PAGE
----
Sikorsky Aircraft and PZL Mielec promoting M28 to Africa


Sikorsky Aircraft and its subsidiary PZL Mielec, in conjunction with South Africa’s Safomar, is promoting the M28 light transport aircraft to Africa, and believes the type meets the South African Air Force’s maritime surveillance and patrol needs.

Frans Jurgens, International Communications at Sikorsky Aircraft told defenceWeb that the ruggedly built M28 is very suitable for operations across the African continent as it has the best payload and STOL (short take-off & landing) capability in its class. “Africa has a lot of undeveloped or unprepared runways thus making the M28 a perfect aircraft for the continent,” he said.

The US Air Force has used the military-qualified C-145A version to fly Special Operations Forces to and from small, semi-prepared landing zones in Afghanistan. “It’s a simple, tough airplane that doesn’t need much support to keep flying,” explains PZL Mielec M28 Chief Designer Mariusz Kubryn. “When you’ve got to move people or cargo into short, unpaved strips in regions with austere facilities, the M28 aircraft is a highly productive solution.”

The aircraft has been modified for the maritime patrol, antisubmarine warfare, and search and rescue (SAR) roles. “We’re integrating new systems in a proven platform for new missions,” said Kubryn. The M28 has been offered to the South African Air Force for the maritime mission.

Polish aircraft operating over the Baltic and North Seas fly missions up to eight hours duration at patrol altitudes around 5 000 ft (1 500 m). They carry a 360-degree inverse synthetic aperture radar, high-definition infrared/electro-optical sensors, Automatic Identification System, an infrared/ultraviolet pollution detector, and secure data link.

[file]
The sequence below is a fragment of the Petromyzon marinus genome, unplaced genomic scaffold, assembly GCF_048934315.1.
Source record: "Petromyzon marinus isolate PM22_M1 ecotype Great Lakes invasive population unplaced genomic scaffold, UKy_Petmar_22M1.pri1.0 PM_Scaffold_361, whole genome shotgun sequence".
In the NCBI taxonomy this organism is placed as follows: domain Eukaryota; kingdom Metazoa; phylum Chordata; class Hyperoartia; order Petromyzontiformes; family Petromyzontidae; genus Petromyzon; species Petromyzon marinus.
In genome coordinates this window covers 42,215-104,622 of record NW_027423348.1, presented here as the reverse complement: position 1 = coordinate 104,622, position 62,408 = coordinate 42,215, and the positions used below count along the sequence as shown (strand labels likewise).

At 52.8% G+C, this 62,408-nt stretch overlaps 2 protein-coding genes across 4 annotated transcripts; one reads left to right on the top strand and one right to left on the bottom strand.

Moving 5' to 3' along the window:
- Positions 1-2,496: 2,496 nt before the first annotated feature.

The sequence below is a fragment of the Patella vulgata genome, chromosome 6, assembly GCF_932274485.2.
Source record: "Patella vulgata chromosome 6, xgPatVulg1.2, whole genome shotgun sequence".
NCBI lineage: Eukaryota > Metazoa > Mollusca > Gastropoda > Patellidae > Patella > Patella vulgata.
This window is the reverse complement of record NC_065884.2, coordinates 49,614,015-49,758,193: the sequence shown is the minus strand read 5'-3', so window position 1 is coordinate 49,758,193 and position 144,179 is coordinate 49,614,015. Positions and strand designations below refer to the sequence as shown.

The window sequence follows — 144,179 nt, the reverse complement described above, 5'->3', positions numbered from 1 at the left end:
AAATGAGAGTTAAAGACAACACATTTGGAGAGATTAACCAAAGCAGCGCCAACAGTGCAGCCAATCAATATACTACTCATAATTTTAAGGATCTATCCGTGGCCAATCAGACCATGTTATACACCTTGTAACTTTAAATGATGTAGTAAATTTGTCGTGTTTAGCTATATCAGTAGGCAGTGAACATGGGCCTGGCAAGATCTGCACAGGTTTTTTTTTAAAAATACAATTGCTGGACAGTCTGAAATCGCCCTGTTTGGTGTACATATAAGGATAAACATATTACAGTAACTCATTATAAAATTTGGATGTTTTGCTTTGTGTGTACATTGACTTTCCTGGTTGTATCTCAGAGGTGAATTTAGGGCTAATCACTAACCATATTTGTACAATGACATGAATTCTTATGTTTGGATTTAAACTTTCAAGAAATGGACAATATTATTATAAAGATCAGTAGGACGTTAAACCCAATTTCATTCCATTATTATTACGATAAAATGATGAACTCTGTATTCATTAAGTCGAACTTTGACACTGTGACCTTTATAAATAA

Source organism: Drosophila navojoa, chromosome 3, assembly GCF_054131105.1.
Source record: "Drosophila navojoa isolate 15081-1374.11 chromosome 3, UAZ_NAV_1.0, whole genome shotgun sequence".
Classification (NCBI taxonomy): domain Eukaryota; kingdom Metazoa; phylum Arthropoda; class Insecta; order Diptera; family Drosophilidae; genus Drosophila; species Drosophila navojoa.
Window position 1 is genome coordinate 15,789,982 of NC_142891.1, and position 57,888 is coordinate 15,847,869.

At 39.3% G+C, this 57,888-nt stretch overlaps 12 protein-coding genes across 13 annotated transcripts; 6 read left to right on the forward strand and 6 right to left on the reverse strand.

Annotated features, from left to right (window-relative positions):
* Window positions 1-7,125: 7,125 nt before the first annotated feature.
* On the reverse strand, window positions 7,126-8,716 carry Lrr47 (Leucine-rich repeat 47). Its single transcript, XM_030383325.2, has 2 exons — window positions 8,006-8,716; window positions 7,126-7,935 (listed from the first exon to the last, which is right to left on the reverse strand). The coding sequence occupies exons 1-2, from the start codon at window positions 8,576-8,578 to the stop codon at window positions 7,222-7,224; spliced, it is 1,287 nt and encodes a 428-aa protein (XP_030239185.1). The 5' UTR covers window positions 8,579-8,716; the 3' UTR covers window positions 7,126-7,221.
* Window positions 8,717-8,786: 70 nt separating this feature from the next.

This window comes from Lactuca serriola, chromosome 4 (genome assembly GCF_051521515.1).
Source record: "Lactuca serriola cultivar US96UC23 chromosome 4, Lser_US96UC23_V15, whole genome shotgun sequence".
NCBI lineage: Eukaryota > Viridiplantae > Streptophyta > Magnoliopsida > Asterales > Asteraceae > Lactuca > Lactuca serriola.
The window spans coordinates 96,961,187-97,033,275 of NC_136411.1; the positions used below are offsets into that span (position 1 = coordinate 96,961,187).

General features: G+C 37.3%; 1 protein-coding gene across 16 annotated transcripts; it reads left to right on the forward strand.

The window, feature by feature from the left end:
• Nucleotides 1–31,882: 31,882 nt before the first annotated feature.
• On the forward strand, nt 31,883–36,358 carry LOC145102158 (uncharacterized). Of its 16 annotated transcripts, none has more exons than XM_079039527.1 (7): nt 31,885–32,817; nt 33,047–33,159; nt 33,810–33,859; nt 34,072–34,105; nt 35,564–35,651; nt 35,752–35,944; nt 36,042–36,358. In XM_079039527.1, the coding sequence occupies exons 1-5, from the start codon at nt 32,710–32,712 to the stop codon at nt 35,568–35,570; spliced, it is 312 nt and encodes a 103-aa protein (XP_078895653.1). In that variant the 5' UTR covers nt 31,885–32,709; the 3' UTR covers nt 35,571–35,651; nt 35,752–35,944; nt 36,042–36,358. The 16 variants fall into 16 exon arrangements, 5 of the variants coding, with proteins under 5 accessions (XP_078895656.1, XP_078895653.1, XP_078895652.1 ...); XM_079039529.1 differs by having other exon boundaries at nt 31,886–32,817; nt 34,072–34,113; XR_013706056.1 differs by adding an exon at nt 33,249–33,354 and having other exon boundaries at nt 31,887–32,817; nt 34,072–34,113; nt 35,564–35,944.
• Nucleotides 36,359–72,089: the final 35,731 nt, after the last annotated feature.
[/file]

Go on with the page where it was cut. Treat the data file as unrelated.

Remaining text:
Polish Border Guard aircraft have two cabin operator stations while Navy aircraft with ASW sonobuoy launcher and Magnetic Anomaly Detector have up to four.
“The aircraft have been extremely effective in environmental and fisheries protection, SAR, and other maritime patrol missions,” notes Kubryn. “They can overlay ship identities on radar displays and downlink a complete tactical picture to law enforcement.”

Elsewhere on the continent, Jurgens said his company has received a lot of interest from relief and humanitarian operators, airlines and the military across Africa, including from South Africa, Kenya, Ghana, Nigeria, Chad, Botswana, Zambia, and Tanzania.

South African aviation company Safomar is the sales representative for Sikorsky Aircraft in six African countries. They have been marketing the M28 to operators, governments and the military.

The M28 is built in several guises, including for passenger, VIP, cargo, paratroop, medical, SAR, and maritime patrol missions. “Good endurance and great low-speed handling characteristics are especially powerful advantages in surveillance missions,” said Kubryn.

The M28 has good STOL performance and can land on unprepared airstrips less than 1 000 feet (345 metres) long thanks to its high lift wing, thrust reversing propellers and low pressure tyres. It is powered by two 1 100 hp (820 kW) Pratt &Whitney Canada PT6-65B turboprops which are protected by inlet particle separators.

The 16 500 lb (7 500 kg) M28 can carry 5 000 lb (2 300 kg) over 225 nm (450 km). It can cruise at speeds of up to 192 knots (356 km/h) and stalls at 53 knots with engines idling and flaps extended. Service ceiling is up to 25 000 feet with crew oxygen.